Kenya National Union of Nurses (Knun) Nandi County branch secretary Amos Ng’etich addresses journalists at Kapsabet County Referral Hospital on June 15, 2017.

Nurses in Nandi County have called off their strike and turned their guns on union boss Seth Panyako, accusing him of engaging in an illegality.

The Nandi County Kenya National Union of Nurses (Knun) branch, while calling off the strike, advised its 500 members in the 194 health facilities to report back to work.

They claimed that the industrial action was illegally sanctioned by Mr Panyako, the secretary-general.

The union’s secretary in the region Amos Ng’etich said they decided to return to work after reading malice in Mr Panyako’s move to “un-procedurally call for the strike without the ratification of the national governing council.”

“We are advising our members to resume duties latest Friday morning because we have read a sinister motive behind the call for this strike. The secretary general can’t superimpose his selfish decisions on us,” Mr Ng’etich told journalists at Kapsabet County Referral Hospital.


He also fired a warning on members who defy the return-to-work directive, saying they should be ready for disciplinary action from the county government since they will be penalised.

“The county public service board will be issuing letters of showing cause to any member who will defy this directive to get back to work since the strike is not legally protected,” said Mr Ng’etich.

He claimed the union officials were being blackmailed by Mr Panyako to engage in an illegality so he could gain political mileage at the expense of nurses’ welfare.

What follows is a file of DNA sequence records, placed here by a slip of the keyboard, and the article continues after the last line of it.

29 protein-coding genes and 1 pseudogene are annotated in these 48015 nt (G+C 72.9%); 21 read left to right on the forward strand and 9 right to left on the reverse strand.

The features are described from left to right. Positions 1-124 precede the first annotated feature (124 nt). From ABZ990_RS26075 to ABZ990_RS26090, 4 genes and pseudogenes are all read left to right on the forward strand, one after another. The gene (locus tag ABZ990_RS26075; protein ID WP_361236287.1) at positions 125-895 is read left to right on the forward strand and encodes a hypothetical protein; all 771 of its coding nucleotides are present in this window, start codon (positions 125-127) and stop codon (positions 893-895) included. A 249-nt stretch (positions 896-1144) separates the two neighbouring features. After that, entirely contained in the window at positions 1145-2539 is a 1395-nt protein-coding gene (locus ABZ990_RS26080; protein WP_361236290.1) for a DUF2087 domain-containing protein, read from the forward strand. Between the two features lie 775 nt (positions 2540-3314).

“Our constitution is very clear on the procedures that the union must engage before [sanctioning] a national strike. We cannot partake in a strike that is in itself illegal,” noted the secretary.


But as nurses in Nandi County called off their strike, several private hospitals in many parts are running out of essential drugs due to the rising number of patients flocking to the facilities to seek treatment.

Private hospitals in Nandi, Uasin Gishu, Elgeyo-Marakwet, Kakamega and Bungoma have been hit by congestion due to the ongoing national nurses’ strike.

“We have ordered … more essential drugs to overcome the challenge of more patients,” said Gerhard Schumacher, medical director at Kapsowar Mission Hospital in Elgeyo-Marakwet.

It is a similar situation in Nandi, Uasin Gishu, Kakamega and Trans Nzoia counties as health services in public hospitals remain paralysed.

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